"I just don't think you ought to carry that stuff around, if you can avoid it. I think it's a health problem if you ever get some of that stuff loose in there.''

In fact, Apollo 16 was given some preliminary research to do in support of the upcoming Skylab programme. Duke was first to try one of these experiments. "The first time I had to go was right after waking up on the first day. Ken broke out one of those Skylab bags, and I tried that the first time. I thought it worked pretty good. Once you performed the task, the clean up was still as horrendous as ever.''

While on his own in lunar orbit, Mattingly got the task of dealing with human bodily functions down to a fine art. When his crewmates returned, he told them all about it. "Man, one of the feats of my existence the other day was, in 42 minutes, I strapped on a bag, went out of both ends, and ate lunch,'' he laughed, "by doing it all at one time.''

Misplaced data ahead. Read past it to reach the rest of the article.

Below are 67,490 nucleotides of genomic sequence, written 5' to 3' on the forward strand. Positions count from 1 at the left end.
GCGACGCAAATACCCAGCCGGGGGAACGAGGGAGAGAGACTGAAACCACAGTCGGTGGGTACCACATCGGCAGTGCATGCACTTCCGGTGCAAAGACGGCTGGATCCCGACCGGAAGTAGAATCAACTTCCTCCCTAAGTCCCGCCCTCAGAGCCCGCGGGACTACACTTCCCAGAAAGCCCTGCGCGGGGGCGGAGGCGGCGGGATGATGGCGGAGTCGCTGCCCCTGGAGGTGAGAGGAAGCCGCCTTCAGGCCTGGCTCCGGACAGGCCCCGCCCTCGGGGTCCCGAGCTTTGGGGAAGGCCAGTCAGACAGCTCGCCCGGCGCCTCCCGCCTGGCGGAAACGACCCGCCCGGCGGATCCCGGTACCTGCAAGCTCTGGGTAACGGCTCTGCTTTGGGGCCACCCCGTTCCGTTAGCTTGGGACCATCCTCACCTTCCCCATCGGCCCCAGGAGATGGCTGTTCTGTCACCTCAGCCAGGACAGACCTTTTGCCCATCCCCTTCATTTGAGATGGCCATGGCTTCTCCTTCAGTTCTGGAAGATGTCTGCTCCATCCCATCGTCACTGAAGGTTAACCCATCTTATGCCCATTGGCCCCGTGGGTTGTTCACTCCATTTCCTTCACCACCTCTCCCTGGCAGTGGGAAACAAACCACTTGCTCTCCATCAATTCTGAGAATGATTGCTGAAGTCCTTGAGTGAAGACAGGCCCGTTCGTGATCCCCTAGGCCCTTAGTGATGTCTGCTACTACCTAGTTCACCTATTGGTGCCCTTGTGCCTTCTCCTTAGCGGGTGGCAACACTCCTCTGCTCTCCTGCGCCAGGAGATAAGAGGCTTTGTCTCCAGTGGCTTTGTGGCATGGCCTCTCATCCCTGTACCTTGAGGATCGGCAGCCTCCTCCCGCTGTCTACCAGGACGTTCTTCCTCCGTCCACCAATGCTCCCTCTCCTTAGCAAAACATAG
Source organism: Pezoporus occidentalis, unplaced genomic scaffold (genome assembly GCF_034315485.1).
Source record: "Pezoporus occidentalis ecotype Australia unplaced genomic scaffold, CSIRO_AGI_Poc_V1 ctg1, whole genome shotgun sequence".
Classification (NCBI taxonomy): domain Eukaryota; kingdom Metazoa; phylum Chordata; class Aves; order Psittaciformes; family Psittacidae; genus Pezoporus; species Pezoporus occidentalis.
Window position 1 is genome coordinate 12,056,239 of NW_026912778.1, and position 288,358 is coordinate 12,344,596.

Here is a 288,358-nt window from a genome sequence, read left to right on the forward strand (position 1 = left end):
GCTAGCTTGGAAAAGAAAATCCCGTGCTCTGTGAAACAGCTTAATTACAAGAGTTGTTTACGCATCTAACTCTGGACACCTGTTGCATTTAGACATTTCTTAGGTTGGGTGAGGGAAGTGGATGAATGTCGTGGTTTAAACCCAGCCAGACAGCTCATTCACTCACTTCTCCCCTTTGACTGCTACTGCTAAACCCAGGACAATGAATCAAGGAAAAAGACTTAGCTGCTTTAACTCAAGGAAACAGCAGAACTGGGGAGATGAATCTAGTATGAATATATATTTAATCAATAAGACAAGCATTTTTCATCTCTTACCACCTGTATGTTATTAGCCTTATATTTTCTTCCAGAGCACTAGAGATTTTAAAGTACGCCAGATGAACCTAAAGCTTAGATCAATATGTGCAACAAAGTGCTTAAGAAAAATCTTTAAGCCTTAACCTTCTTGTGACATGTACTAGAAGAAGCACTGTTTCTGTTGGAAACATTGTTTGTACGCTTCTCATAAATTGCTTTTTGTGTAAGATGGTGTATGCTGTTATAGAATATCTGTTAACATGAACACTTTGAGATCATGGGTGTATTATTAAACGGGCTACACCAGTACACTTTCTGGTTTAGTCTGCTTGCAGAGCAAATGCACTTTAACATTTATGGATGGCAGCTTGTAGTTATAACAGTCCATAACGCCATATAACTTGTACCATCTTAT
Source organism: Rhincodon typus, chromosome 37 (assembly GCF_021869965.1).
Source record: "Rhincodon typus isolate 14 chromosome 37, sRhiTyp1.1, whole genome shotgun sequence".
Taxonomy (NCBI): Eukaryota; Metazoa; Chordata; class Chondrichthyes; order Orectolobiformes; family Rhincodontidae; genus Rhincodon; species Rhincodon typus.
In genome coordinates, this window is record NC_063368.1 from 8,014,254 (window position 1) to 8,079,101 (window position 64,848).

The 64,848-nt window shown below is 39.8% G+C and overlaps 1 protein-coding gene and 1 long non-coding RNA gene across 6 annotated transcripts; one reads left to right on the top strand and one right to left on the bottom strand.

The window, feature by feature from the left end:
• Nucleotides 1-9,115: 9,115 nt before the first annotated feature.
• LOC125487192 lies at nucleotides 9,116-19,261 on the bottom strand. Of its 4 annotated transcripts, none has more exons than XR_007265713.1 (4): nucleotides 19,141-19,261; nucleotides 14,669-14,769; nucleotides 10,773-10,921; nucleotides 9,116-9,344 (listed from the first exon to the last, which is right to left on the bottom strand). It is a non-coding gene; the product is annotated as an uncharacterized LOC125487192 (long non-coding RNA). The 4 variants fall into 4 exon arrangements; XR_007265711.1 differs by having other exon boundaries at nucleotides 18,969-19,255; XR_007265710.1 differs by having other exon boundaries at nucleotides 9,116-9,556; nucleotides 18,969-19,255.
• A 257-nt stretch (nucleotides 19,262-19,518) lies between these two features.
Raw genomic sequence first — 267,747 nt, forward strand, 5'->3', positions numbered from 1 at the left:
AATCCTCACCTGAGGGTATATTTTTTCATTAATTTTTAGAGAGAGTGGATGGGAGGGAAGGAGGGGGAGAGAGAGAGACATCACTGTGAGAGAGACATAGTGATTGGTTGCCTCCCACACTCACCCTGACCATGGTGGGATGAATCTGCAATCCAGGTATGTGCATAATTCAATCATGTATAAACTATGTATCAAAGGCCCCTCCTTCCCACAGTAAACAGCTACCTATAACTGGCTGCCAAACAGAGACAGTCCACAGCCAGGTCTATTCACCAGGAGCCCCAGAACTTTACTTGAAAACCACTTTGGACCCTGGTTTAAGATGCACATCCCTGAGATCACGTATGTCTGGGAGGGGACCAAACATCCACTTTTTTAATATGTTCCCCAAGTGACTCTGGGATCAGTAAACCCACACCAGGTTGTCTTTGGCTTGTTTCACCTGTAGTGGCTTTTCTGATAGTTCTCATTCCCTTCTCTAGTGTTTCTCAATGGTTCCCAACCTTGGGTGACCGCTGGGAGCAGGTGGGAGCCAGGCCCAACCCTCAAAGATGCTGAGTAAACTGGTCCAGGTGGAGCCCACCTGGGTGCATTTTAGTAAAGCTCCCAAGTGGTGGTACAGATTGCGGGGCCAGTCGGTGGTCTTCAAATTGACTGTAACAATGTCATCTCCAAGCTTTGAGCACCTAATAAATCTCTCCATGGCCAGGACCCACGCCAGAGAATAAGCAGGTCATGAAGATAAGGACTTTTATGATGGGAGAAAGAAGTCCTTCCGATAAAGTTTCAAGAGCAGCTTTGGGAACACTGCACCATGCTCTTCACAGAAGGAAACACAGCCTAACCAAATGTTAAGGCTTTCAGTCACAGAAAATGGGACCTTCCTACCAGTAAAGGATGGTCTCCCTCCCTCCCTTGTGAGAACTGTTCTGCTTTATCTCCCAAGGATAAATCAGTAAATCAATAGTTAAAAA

"Fantastic," said Duke. "That's a record!''

"I had this bag on the front end, a plastic bag on my rear, and a juice bag in my mouth,'' laughed Mattingly. "That's the only chance I had all day; with one backside pass.''

Mattingly's mirth continued. "I used to want to be the first man to Mars. This has convinced me that, if we got to go on Apollo, I ain't interested.''

The bags used on Apollo were the same as used on the Gemini spacecraft. Their design included a moulded finger tube. The theory was that the crewman could use it to help dislodge any faeces adhering to their skin. Young and his crew did not like it. "I still don't see any use for that finger in the bag,'' he said during their debriefing.

"That was one thing I was going to add," said Duke. "You want to get that finger out of there."

"Get the finger out of there to keep the faeces from hanging up," affirmed Young, "which it does every time the finger's in the way. All that's going to do is give you a bigger cleanup problem than you already got.''